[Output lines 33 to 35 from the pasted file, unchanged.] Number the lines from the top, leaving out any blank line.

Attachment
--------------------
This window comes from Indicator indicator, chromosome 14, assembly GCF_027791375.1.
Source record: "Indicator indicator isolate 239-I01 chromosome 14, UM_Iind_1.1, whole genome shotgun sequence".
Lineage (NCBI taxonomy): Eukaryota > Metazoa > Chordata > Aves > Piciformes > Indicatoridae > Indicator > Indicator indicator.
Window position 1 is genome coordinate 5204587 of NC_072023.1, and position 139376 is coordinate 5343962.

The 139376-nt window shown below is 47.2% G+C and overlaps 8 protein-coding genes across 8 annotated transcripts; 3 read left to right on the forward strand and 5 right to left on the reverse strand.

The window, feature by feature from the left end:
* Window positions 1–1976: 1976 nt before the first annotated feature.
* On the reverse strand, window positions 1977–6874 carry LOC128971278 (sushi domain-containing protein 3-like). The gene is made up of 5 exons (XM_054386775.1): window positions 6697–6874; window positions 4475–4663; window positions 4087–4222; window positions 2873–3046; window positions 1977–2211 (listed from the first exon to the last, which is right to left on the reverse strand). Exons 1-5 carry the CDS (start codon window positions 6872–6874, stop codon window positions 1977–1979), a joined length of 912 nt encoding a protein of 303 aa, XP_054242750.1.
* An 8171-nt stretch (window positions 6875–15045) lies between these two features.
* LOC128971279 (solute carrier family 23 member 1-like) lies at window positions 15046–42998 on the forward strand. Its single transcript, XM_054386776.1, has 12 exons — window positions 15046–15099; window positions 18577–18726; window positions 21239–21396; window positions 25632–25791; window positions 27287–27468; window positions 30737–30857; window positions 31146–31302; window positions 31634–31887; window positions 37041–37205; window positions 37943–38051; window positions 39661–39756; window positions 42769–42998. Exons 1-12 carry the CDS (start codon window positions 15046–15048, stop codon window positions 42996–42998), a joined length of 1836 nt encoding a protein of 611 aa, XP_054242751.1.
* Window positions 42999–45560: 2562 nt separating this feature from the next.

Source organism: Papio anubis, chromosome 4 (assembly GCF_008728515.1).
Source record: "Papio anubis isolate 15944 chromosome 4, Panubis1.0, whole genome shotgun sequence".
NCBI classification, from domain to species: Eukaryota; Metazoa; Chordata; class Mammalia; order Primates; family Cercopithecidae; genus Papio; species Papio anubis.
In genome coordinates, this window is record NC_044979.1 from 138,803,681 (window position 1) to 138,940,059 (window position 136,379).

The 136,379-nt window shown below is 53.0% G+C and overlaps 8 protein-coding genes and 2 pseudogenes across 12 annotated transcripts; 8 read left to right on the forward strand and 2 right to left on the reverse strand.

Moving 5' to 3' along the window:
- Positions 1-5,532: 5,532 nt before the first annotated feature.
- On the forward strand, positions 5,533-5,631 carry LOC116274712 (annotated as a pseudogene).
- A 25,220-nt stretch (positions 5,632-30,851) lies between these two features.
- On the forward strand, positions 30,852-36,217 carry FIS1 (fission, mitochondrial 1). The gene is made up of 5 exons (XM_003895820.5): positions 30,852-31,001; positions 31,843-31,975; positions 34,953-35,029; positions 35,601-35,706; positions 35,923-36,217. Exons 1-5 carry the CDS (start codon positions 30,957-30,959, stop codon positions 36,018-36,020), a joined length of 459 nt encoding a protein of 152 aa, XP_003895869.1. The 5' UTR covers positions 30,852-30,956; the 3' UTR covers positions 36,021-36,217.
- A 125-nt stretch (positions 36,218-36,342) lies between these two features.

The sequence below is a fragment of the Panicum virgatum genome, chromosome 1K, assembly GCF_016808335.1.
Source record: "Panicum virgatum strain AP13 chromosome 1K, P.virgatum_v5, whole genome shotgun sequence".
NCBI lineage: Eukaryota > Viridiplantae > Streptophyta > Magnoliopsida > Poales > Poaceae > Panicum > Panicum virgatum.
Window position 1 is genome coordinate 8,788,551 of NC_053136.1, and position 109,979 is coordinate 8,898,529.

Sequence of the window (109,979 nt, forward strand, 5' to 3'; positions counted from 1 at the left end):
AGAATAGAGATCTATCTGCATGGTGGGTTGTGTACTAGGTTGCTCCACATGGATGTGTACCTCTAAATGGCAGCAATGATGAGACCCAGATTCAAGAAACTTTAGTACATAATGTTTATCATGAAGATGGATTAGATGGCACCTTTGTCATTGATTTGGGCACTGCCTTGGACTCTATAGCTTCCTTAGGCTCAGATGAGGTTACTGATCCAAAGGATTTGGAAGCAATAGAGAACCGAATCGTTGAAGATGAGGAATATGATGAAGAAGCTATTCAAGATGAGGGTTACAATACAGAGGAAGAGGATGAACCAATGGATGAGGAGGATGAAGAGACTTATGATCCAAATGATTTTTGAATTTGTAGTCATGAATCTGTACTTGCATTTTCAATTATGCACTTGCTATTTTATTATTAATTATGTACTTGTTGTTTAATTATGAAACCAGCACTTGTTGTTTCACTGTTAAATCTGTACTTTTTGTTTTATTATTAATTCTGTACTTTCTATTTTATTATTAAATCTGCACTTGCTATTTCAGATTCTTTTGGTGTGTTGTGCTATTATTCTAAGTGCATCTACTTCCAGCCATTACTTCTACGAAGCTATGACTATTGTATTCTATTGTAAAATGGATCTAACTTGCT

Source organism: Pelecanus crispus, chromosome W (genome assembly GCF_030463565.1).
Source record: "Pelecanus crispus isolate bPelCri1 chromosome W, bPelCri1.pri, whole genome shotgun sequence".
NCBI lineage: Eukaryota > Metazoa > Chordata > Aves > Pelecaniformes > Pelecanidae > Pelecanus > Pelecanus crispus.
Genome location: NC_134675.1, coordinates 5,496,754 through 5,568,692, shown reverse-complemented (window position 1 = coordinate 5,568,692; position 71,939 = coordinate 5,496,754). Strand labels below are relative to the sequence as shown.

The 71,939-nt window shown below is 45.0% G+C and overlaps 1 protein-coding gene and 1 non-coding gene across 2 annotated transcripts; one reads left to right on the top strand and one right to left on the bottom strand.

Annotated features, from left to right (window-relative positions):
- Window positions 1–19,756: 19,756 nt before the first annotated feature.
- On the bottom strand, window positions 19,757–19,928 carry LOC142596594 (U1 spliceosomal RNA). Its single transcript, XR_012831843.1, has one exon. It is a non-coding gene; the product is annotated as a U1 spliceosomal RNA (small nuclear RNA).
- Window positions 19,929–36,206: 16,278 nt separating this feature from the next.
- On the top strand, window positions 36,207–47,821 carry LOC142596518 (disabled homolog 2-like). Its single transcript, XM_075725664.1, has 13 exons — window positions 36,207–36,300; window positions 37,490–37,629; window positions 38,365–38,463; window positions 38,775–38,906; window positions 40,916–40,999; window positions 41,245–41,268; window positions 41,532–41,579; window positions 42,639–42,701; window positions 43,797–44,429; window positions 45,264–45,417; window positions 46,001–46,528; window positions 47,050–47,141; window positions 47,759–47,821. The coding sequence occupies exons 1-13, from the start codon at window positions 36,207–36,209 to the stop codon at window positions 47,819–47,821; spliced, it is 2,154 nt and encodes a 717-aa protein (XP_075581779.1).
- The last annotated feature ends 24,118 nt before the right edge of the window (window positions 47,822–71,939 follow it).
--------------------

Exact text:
The 71,939-nt window shown below is 45.0% G+C and overlaps 1 protein-coding gene and 1 non-coding gene across 2 annotated transcripts; one reads left to right on the top strand and one right to left on the bottom strand.

Annotated features, from left to right (window-relative positions):
- Window positions 1–19,756: 19,756 nt before the first annotated feature.